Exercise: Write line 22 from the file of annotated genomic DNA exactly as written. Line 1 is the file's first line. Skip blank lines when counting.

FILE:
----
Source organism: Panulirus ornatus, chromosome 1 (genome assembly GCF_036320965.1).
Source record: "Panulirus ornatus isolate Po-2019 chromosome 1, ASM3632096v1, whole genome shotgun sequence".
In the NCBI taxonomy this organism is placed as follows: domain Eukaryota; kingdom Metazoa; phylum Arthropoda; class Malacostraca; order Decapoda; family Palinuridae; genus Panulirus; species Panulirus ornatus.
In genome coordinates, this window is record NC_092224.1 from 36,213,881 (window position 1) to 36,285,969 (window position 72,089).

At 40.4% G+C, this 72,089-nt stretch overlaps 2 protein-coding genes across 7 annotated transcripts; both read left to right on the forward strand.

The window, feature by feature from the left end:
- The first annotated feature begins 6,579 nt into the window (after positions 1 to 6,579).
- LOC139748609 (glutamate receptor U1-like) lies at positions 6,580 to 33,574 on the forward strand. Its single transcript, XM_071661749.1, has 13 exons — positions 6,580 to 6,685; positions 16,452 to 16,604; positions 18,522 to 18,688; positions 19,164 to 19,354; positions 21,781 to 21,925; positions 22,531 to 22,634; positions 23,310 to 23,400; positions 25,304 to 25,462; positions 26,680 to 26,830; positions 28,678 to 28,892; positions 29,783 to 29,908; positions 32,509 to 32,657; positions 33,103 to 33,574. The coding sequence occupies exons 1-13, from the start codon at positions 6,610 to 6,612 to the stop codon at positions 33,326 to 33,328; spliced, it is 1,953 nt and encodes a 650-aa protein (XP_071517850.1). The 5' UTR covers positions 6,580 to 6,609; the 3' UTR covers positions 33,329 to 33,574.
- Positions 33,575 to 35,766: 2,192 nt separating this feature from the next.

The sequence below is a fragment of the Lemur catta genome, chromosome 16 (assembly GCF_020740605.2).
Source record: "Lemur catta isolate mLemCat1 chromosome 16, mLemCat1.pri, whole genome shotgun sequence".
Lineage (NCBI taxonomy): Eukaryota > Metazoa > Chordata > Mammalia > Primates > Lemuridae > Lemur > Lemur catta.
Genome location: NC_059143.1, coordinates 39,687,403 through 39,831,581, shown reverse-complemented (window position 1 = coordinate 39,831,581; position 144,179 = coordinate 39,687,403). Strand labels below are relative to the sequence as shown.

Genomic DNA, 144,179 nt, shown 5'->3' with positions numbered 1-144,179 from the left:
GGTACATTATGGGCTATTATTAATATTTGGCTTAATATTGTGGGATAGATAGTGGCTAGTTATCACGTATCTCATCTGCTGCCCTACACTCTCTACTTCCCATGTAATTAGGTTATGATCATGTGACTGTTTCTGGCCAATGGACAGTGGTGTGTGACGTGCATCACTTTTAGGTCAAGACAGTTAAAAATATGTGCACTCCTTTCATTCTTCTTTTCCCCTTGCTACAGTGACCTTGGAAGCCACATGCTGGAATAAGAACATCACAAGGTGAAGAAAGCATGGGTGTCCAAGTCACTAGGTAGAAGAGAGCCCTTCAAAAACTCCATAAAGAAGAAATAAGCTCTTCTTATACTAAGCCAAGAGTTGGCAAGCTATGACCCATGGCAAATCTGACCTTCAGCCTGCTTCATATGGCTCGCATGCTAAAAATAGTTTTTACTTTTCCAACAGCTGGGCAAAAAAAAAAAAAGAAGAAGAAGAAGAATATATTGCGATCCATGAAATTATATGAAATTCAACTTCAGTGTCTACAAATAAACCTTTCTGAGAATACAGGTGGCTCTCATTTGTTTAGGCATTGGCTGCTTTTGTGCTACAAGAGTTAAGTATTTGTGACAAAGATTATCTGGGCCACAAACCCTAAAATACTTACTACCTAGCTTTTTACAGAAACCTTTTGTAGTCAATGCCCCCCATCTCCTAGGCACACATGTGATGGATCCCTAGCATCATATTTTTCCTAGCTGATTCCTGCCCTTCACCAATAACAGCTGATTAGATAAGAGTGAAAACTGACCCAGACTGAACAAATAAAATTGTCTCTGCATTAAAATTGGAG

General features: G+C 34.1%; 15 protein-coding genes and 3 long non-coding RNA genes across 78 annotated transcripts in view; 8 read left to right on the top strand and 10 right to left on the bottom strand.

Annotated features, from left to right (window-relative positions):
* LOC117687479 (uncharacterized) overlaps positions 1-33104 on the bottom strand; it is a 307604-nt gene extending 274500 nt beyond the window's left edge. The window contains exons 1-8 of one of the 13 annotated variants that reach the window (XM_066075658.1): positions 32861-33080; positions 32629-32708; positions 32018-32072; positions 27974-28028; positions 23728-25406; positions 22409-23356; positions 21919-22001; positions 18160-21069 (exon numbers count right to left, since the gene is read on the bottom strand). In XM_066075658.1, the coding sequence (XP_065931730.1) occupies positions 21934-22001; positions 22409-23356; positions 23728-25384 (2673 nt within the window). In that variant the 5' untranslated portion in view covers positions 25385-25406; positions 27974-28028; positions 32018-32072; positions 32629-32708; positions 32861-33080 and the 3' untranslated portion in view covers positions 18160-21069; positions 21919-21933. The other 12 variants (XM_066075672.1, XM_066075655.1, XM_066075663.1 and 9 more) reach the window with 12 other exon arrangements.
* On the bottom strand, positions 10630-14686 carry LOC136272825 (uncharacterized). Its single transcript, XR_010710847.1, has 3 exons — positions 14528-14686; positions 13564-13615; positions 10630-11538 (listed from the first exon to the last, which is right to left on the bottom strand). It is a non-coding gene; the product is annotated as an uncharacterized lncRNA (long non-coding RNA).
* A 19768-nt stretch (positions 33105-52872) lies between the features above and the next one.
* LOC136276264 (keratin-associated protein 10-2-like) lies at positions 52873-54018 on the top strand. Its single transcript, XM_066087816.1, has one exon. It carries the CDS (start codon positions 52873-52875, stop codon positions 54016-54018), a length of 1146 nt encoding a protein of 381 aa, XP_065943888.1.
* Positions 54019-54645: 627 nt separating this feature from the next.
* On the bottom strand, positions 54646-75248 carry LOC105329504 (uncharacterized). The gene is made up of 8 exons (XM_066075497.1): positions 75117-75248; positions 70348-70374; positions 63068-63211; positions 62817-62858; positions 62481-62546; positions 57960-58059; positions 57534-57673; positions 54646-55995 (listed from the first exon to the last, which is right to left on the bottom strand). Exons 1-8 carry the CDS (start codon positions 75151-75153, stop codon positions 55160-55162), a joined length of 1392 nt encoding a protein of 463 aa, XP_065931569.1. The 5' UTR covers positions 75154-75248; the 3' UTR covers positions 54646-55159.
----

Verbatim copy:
* Positions 54019-54645: 627 nt separating this feature from the next.